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The effects of hydration on the DC breakdown strength of polyethylene composites employing oxide and nitride fillers

The effects of hydration on the DC breakdown strength of polyethylene composites employing oxide and nitride fillers
The effects of hydration on the DC breakdown strength of polyethylene composites employing oxide and nitride fillers
Particle dispersion, water absorption/desorption and electrical breakdown behavior were studied in a range of polyethylene composites having a common matrix morphology. Three different conditioning routes (dry, ambient and wet) were used to vary the absorbed water content. Systems employing oxide fillers (silica and alumina) were found to have poor or intermediate levels of particle dispersion and could absorb/desorb significant amounts of water. Consequently, they required drying to provide breakdown strengths comparable to that of the host matrix. Systems based on calcined silica exhibited reduced water absorption and provided improved breakdown strength after ambient conditioning, despite having an identical dispersion to those utilizing untreated silica. Composites employing nitride fillers (silicon nitride and aluminum nitride) were found to have good or intermediate levels of particle dispersion. These absorbed far less water and hence provided breakdown strength values comparable to that of the host matrix following ambient conditioning. Their breakdown strength was degraded after wet conditioning with both exhibiting similar breakdown strengths despite there being a large difference in the level of particle dispersion between the two fillers. In composites based upon a hydrophobic host matrix, water absorption is largely determined by particle surface chemistry and, although the above results are presented in terms of water absorption, we suggest that changes in this characteristic can be interpreted as a proxy for changed surface chemistry. The results suggest that surface chemistry is at least as important as particle dispersion in determining the electrical breakdown strength.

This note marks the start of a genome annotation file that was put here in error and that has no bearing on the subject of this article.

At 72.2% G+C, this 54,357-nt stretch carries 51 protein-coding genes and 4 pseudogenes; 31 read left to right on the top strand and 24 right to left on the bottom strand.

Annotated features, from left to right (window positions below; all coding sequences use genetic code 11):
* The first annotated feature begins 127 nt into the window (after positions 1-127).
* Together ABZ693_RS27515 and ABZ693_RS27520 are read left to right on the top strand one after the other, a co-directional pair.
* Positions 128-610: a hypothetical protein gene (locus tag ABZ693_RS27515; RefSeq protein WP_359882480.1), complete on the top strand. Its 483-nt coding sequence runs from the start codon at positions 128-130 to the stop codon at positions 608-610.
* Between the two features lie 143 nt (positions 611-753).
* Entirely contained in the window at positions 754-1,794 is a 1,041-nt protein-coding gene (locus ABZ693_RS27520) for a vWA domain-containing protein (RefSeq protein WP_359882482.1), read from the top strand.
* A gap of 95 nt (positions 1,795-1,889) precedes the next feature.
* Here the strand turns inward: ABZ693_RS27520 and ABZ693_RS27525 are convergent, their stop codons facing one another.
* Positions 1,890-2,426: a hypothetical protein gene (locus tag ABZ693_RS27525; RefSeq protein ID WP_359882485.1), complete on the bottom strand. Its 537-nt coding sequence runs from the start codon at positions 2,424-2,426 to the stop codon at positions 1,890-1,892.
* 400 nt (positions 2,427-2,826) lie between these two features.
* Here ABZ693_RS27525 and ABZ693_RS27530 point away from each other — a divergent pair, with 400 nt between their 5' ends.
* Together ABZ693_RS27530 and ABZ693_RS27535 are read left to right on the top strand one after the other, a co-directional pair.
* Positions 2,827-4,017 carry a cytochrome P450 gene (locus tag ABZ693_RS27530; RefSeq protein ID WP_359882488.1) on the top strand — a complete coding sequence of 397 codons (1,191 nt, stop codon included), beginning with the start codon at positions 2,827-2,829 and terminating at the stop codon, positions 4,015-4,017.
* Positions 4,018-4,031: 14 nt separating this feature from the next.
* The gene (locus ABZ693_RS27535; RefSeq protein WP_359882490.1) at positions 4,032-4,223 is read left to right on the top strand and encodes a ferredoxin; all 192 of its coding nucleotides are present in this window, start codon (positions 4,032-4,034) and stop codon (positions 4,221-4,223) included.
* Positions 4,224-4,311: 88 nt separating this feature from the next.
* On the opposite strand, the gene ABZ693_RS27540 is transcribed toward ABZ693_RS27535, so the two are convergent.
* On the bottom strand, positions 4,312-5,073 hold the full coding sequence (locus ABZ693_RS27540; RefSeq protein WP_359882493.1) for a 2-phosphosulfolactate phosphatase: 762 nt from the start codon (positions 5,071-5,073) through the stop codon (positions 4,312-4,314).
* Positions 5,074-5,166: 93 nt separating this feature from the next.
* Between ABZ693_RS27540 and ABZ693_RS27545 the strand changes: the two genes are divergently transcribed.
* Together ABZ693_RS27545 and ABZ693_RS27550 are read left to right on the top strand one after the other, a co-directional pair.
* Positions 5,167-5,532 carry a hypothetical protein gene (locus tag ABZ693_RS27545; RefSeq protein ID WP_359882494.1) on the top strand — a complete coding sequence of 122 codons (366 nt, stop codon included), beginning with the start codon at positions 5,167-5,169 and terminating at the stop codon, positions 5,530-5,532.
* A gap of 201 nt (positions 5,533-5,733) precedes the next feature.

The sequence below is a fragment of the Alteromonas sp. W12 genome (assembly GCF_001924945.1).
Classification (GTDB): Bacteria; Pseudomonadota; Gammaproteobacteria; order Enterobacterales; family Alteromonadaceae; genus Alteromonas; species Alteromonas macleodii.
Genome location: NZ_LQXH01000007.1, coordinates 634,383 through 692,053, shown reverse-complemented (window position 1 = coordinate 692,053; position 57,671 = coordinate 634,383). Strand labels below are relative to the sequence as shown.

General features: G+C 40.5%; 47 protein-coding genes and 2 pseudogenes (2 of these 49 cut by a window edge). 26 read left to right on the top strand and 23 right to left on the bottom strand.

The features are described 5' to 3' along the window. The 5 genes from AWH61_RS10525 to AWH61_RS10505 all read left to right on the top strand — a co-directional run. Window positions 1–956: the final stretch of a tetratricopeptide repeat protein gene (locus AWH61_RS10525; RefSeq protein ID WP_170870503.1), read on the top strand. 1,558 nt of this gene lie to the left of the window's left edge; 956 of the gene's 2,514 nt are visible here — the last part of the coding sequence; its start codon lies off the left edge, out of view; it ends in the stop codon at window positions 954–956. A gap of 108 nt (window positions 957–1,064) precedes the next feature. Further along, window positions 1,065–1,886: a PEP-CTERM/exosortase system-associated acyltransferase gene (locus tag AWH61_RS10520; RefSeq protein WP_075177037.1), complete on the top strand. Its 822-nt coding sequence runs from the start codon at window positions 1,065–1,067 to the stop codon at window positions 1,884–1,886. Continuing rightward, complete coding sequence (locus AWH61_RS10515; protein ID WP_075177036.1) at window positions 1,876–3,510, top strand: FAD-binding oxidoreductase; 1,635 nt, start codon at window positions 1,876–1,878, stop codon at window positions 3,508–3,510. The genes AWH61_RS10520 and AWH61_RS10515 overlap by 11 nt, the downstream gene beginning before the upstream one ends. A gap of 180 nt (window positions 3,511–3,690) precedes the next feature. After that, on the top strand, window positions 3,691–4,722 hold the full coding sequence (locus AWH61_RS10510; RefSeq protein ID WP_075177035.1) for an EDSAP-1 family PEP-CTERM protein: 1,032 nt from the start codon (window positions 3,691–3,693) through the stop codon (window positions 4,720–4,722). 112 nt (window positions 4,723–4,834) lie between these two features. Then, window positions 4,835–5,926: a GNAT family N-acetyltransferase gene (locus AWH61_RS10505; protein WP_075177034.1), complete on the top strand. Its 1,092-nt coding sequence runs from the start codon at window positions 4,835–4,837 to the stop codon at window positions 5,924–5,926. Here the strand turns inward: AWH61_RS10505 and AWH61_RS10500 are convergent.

Composites, Water absorption, Morphology, Dielectric breakdown strength
3073-3082
Hosier, Ian
6a44329e-b742-44de-afa7-073f80a78e26
Praeger, Matthew
84575f28-4530-4f89-9355-9c5b6acc6cac
Vaughan, Alun
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Swingler, Steven
4f13fbb2-7d2e-480a-8687-acea6a4ed735
Hosier, Ian
6a44329e-b742-44de-afa7-073f80a78e26
Praeger, Matthew
84575f28-4530-4f89-9355-9c5b6acc6cac
Vaughan, Alun
6d813b66-17f9-4864-9763-25a6d659d8a3
Swingler, Steven
4f13fbb2-7d2e-480a-8687-acea6a4ed735

Hosier, Ian, Praeger, Matthew, Vaughan, Alun and Swingler, Steven (2017) The effects of hydration on the DC breakdown strength of polyethylene composites employing oxide and nitride fillers. IEEE Transactions on Dielectrics & Electrical Insulation, 24 (5), 3073-3082. (doi:10.1109/TDEI.2017.006579).

Record type: Article

Abstract

Particle dispersion, water absorption/desorption and electrical breakdown behavior were studied in a range of polyethylene composites having a common matrix morphology. Three different conditioning routes (dry, ambient and wet) were used to vary the absorbed water content. Systems employing oxide fillers (silica and alumina) were found to have poor or intermediate levels of particle dispersion and could absorb/desorb significant amounts of water. Consequently, they required drying to provide breakdown strengths comparable to that of the host matrix. Systems based on calcined silica exhibited reduced water absorption and provided improved breakdown strength after ambient conditioning, despite having an identical dispersion to those utilizing untreated silica. Composites employing nitride fillers (silicon nitride and aluminum nitride) were found to have good or intermediate levels of particle dispersion. These absorbed far less water and hence provided breakdown strength values comparable to that of the host matrix following ambient conditioning. Their breakdown strength was degraded after wet conditioning with both exhibiting similar breakdown strengths despite there being a large difference in the level of particle dispersion between the two fillers. In composites based upon a hydrophobic host matrix, water absorption is largely determined by particle surface chemistry and, although the above results are presented in terms of water absorption, we suggest that changes in this characteristic can be interpreted as a proxy for changed surface chemistry. The results suggest that surface chemistry is at least as important as particle dispersion in determining the electrical breakdown strength.

Text
TDEI-6579 (Hosier) proofread version - Accepted Manuscript
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More information

Accepted/In Press date: 22 May 2017
e-pub ahead of print date: 27 December 2017
Published date: 31 December 2017
Keywords: Composites, Water absorption, Morphology, Dielectric breakdown strength
Organisations: Electronics & Computer Science, EEE

Identifiers

Local EPrints ID: 411125
URI: http://eprints.soton.ac.uk/id/eprint/411125
PURE UUID: 4840f27b-8a1f-411a-a1b1-eb0634df9cfd
ORCID for Ian Hosier: ORCID iD orcid.org/0000-0003-4365-9385
ORCID for Alun Vaughan: ORCID iD orcid.org/0000-0002-0535-513X

Catalogue record

Date deposited: 14 Jun 2017 16:31
Last modified: 10 Dec 2019 05:59

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